I wanted to do a little series of blogs featuring how the different
platforms disk managed. In essence DOS is a disk operating system
and many of the platforms evolved out of tape storage to a disk
based system and as such needed to create a way of interacting with
the drive units that used these disks.
Today I feature the Amstrad DDI-1 Disk Drive and interface which was
an external drive that used 3" compact floppy discs often of the
type Amsoft CF-2. The unit is often incorrectly labelled an FD-1
which is only the actual drive inside the unit. It is the whole
drive unit that is the DDI-1.
The drive has an external interface that connects via a ribbon to
the Amstrad CPC464 rear port. To operate you first switch on the
power to the external drive and then fire up the Amstrad. If you
attempt to load or save a program say in BASIC it will automatically
try to use the tape drive. To tell the Amstrad to use the disc and
not tape you use the special instruction symbol '|' vertical bar.
And so you type in '|disc' and from this point you are in disc mode.
Simply type 'cat' and the drive will show the disc's contents. Make
sure a disc is inserted to work.
Special commands using the '|' prefixing the instruction are used
as a form of DOS or AMSDOS and so bypass the BASIC inbuilt language.
This permits the use of 'CP/M' as an OS and gives the computer a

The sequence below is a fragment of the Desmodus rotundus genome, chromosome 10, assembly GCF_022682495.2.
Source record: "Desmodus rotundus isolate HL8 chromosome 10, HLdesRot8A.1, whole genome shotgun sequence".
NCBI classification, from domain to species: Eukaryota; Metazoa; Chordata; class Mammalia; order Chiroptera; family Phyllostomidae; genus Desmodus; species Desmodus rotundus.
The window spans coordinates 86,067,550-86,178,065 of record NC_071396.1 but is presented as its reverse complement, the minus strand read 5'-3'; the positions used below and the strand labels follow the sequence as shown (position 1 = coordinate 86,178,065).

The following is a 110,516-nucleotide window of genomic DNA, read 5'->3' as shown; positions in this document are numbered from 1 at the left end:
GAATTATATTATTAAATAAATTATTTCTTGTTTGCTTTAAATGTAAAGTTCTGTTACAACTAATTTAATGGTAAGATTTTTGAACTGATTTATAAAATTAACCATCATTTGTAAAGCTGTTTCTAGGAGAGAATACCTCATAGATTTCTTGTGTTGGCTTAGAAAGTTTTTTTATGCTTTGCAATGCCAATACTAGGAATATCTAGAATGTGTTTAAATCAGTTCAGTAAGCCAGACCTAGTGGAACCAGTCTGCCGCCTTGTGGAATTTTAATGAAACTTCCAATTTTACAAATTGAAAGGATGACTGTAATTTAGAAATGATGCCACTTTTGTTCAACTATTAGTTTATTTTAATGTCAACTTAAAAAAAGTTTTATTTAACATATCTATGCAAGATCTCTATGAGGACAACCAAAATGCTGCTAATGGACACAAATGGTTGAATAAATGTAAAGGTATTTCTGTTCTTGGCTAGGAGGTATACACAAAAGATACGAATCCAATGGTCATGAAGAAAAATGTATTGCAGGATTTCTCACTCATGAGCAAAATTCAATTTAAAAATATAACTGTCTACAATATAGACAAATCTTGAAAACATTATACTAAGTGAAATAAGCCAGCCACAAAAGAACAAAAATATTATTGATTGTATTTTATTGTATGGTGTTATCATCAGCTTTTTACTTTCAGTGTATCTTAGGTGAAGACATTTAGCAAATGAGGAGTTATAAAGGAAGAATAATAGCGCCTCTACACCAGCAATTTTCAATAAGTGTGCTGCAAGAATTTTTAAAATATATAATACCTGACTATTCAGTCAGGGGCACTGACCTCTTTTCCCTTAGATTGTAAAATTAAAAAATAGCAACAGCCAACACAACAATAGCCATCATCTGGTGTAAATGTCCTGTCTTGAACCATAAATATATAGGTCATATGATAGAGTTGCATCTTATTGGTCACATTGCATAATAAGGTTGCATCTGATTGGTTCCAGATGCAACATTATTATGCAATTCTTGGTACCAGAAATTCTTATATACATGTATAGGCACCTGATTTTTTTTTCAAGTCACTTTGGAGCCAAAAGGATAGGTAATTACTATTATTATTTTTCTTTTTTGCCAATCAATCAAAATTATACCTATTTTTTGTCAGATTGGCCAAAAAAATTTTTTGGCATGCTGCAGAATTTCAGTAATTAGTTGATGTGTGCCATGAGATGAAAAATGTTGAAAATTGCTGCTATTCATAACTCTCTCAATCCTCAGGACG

whole raft of disk operating system commands. As with many other
computers of the period the disk drive works to provide the computer
with a much needed management layer that takes you beyond BASIC.
It follows that if the Amstrad user of the day wanted to benefit
from an OS and be able to function very much as a more powerful
machine, such as many DOS based systems, it needed first to install
a disk drive. The DDI-1 was released to provide this facility and
in truth, from my perspective, if you wanted a games console only
then it wasn't necessary, but if you wanted a more serious computer,
similar to the 6128, you needed the DDI-1.
Amazingly this drive is double sided and you can literally flip
the disk over and write on the other side. You can also daisy chain
drives by adding another off the same ribbon.
To run CP/M you insert the disc and type '|cpm'. and just for reference
CP/M stands for Control Program for Microcomputers. Once in you have
a full compliment of commands which really transforms the humble 464.
The discs themselves are very robust and over the twenty five years I
have been using them I have hardly ever had a failure. The only real
downside is with the different Amstrad computers. You would think
that the PCW9512 would be able to read discs created on the DDI-1 or
FD-1 on the 6128 and 6128plus, well sadly not. I really don't know
what the thinking was on that front.
One final point on the Amstrad hardware and the Z80 CPU , I just had
to quote these lines from the manual ....
' There are 8 hands in the CPU, and they're all given names. '
'There are two CPU feet called IX and IY. These hands and feet are
often represented in diagrams as .... '
Anyhoo .. don't ask. Not sure I know what they were smoking over at
Amstrad but wild stuff I have to say. That's about it for today. So
if you want an Amstrad OS then get an external drive. I mean what is
the point of DOS without a 'disc' in your operating system. M'kay.
A M S D O S - U P D A T E
Whoops ! Managed to write the article on the Amstrad disk operating
system without actually advising that the system was AMSDOS. The disk
operating system that allows the computer to handle two single sided
AMSDOS uses the following commands:
|A |B |CPM |DIR |DISC |DISC.IN |DISC.OUT |DRIVE |ERA |REN |TAPE
|TAPE.IN |TAPE.OUT |USER.
There is also BASDOS but that's another story.